Wednesday, November 16, 2011

A new perspective on community

I had the privilege of attending a workshop last week of the Association of Independent Schools of New England. The workshop was geared to Heads of School and Board leadership. While the day was a fascinating day overall, I was most impressed by the two keynote speakers: Pat Bassett, the president of NAIS (the National Association of Independent Schools) and danah boyd (yes, this is how she types her name), a Senior Researcher at Microsoft Research, a Research Assistant Professor in Media, Culture, and Communication at New York University, a Visting Researcher at Harvard Law School, and an Adjunct Associate Professor at the University of New South Wales.

Mr. Bassett gave a wonderful presentation about schools of the 21st century and how schools need to change in order to remain competitive in the ever-changing marketplace. Mr. Bassett is a parent of students enrolled in independent schools and is a former Head of School. The biggest takeaway for me from the session was that our school is on the right track--even ahead of the game in the conversations we are having and the things that we are already doing in our school. That felt really great!

The other keynote, by danah boyd, was about social networking and community. Traditionally, many of us would define community by where live, who our friends are, which school our kids go to, etc. For our kids, particularly our teenagers, the notion of community goes well beyond these definitions, takes a more global perspective and casts a wider net, with social networking enabling relationships with friends who live in other geographic areas.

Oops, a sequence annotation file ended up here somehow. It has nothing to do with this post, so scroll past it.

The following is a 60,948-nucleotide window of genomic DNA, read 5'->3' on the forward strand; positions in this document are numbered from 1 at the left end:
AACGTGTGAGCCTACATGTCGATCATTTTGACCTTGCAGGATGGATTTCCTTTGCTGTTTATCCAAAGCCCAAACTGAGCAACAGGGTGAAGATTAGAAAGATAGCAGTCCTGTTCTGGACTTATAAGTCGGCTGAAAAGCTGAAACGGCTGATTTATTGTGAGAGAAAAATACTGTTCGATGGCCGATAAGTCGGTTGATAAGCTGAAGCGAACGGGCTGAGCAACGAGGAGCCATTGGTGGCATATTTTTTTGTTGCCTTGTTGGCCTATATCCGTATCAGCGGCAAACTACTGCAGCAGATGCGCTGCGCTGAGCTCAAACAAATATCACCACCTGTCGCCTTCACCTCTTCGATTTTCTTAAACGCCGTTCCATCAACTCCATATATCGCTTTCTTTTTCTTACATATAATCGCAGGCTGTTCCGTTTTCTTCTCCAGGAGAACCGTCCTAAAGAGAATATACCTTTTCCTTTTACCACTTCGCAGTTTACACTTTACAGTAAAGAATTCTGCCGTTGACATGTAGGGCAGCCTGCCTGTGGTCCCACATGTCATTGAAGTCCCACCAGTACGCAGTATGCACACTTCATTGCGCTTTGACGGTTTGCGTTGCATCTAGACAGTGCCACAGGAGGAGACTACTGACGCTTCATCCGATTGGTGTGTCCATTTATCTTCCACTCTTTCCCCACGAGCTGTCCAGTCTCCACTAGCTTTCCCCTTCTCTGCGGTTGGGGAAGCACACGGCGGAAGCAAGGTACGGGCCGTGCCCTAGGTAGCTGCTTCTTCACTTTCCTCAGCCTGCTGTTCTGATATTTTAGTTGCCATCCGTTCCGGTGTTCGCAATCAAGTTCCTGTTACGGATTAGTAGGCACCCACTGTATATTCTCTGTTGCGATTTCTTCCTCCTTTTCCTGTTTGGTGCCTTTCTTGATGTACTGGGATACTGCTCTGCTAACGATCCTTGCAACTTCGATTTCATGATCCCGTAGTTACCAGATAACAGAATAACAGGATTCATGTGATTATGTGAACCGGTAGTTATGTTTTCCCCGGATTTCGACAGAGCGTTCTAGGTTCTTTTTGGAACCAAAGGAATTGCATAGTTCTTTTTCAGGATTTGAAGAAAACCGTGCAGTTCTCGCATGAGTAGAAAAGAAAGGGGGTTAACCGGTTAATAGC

Based on this, kids often feel that social networking sites are the hang out places--that if they can't be together in person hanging out (which studies confirm they prefer), then they act and behave online AS IF they were together in person, hence the nature of some of the online conversations they have. Sociologically, our children desire to be together with their friends, but as the world has changed and they can't always make this happen, the virtual community has become the norm.

As parents and teachers we often struggle to understand how an online community really works, as it if foreign for most adults to think of our community in the virtual sense--we often prefer shmoozing at kiddush after shul or while hanging out on the soccer field watching our kids play. And I recognize that "different" often feels strange...

I am beginning to assimilate these notions and ideas into my thinking and what the changing landscape of community might look like for our children as they continue to grow. I also wonder what impact social networking sites will continue to have on our children's community as they get older and the technology becomes even more available than it is now.

I would love to hear your thoughts.

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